At the core of the debate is the concept of aesthetic functionality. Purely aesthetic product features can be protected as trademarks if they are source-identifying and non-functional.

Functionality has two definitions: “a functional feature is one the exclusive use of which would put competitors at a significant non-reputation-related disadvantage. … [A] feature is also functional when it is essential to the use or purpose of the device or when it affects the cost or quality of the device.” (TrafFix Devices, Inc. V. Marketing Displays, Inc. 532 U.S. 23 (2001) (internal quotes omitted)).

Color is generally not functional for a product unless the color changes the effectiveness of the product. So pills can be marketed based on color (e.g. little blue pills) as can home insulation (pink). Like any other trademark, the color identifier is still limited to the specific goods (so pink can also designate cancer-awareness organizations).

In the case of fashion shoes, it has worked. “As a result of Louboutin’s marketing efforts, the District Court found, the “flash of a red sole” is today “instantly” recognizable, to “those in the know,” as Louboutin’s handiwork.”

Nonetheless, the law has long recognized the concept of aesthetic functionality. As the 1938 Restatement of Torts explains, “[w]hen goods are bought largely for their aesthetic value, their features may be functional.” I have elsewhere described the importance of aesthetic value as of the social relevance of a product. Objectively identical items (such as stuffed animals) are subjectively more or less important to the consumer. For example, Elmo is more valuable to a toddler than other puppets. In the absence of copyright protection, trademark should not provide a monopoly over such relevance.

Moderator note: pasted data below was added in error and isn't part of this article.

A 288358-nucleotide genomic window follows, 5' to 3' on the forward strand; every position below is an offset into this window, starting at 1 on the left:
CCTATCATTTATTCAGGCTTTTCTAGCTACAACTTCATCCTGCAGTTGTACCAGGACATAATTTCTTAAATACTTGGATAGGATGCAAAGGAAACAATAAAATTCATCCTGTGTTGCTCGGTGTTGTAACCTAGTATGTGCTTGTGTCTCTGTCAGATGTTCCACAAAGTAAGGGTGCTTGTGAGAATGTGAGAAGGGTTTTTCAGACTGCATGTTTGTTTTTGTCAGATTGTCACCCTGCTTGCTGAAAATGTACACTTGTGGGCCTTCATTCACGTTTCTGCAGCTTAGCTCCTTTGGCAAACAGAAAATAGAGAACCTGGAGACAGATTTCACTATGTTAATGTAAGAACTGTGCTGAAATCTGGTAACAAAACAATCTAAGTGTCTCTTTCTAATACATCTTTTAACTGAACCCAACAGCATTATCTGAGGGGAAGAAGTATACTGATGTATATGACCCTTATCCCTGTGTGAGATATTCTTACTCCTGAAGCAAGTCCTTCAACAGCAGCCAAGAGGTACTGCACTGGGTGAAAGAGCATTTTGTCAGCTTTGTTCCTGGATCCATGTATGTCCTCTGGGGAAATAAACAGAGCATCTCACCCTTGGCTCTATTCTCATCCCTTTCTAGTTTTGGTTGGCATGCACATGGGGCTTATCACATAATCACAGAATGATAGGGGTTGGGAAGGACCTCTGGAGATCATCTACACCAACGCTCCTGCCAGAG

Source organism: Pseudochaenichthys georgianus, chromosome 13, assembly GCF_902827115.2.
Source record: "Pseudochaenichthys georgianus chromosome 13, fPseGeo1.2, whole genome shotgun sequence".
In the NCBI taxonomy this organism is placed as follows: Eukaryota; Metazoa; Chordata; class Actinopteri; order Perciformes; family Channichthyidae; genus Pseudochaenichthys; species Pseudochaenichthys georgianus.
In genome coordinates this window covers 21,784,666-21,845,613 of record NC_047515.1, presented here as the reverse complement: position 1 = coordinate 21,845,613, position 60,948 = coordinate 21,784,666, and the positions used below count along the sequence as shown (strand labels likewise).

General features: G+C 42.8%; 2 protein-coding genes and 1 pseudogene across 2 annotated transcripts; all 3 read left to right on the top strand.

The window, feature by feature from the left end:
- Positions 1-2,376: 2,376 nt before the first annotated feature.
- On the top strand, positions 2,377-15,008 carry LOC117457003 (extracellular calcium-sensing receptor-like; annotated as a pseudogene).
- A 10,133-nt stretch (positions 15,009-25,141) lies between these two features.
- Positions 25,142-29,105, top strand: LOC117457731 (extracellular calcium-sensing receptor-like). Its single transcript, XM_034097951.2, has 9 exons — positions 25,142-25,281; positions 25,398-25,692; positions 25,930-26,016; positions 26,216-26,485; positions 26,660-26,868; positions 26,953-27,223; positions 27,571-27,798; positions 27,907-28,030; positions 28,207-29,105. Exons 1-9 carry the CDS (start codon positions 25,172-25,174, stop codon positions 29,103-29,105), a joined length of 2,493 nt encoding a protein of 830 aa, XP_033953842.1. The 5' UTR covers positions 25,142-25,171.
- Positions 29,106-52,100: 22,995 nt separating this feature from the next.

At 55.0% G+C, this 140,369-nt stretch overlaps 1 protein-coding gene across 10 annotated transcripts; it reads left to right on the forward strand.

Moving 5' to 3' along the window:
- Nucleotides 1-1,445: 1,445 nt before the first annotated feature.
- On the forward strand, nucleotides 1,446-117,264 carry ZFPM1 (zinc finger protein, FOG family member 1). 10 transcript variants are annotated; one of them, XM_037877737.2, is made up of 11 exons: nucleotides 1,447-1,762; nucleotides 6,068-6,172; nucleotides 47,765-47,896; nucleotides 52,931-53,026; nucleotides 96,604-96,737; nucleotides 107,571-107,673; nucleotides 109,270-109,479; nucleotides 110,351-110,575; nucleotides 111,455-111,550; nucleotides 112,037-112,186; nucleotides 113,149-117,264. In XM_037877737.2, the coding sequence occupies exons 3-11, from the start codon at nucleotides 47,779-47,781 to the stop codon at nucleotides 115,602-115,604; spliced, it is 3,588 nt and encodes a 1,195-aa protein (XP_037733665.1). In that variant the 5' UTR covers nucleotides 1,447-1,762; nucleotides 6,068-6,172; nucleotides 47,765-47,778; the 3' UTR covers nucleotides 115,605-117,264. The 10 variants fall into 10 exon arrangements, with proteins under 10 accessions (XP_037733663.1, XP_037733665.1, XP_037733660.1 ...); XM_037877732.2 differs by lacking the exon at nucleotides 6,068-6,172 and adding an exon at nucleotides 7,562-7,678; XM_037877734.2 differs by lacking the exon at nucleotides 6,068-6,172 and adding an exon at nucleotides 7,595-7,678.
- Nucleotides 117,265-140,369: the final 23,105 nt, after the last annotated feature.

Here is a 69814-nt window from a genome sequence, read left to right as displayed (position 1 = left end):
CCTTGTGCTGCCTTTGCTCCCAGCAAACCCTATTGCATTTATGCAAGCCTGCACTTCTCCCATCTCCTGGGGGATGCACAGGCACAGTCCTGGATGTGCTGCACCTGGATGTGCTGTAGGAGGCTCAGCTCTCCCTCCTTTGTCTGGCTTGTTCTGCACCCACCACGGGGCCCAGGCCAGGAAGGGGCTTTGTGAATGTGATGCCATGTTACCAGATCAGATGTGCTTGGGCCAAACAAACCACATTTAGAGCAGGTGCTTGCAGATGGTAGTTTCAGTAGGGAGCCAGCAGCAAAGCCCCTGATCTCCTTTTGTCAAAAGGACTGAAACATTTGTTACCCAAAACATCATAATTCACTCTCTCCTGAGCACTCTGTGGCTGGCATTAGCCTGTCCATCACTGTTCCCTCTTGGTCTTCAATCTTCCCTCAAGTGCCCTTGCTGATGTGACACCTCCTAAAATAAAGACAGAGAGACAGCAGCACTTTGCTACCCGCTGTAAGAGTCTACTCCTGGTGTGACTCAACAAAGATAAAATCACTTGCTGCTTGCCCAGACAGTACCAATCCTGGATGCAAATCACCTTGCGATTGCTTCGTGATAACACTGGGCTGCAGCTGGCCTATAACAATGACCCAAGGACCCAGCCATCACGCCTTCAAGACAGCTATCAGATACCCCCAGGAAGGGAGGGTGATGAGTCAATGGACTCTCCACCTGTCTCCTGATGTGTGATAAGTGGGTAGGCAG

Keeping with this line of reasoning, the Louboutin court updated the aesthetic functionality test by stating “a mark is aesthetically functional, and therefore ineligible for protection under the Lanham Act, where protection of the mark significantly undermines competitors’ ability to compete in the relevant market.”

At the same time, the Louboutin trademark works because of its contrast with the shoe upper. But more importantly, Louboutin cannot own the ability to make red shoes that have matching uppers and outsoles. It has no trademark in such use precisely because other designers need to make monochrome shoes and the public does not identify such shoes from a single source. Matching the uppers and outsoles is a more general style and therefore aesthetically functional.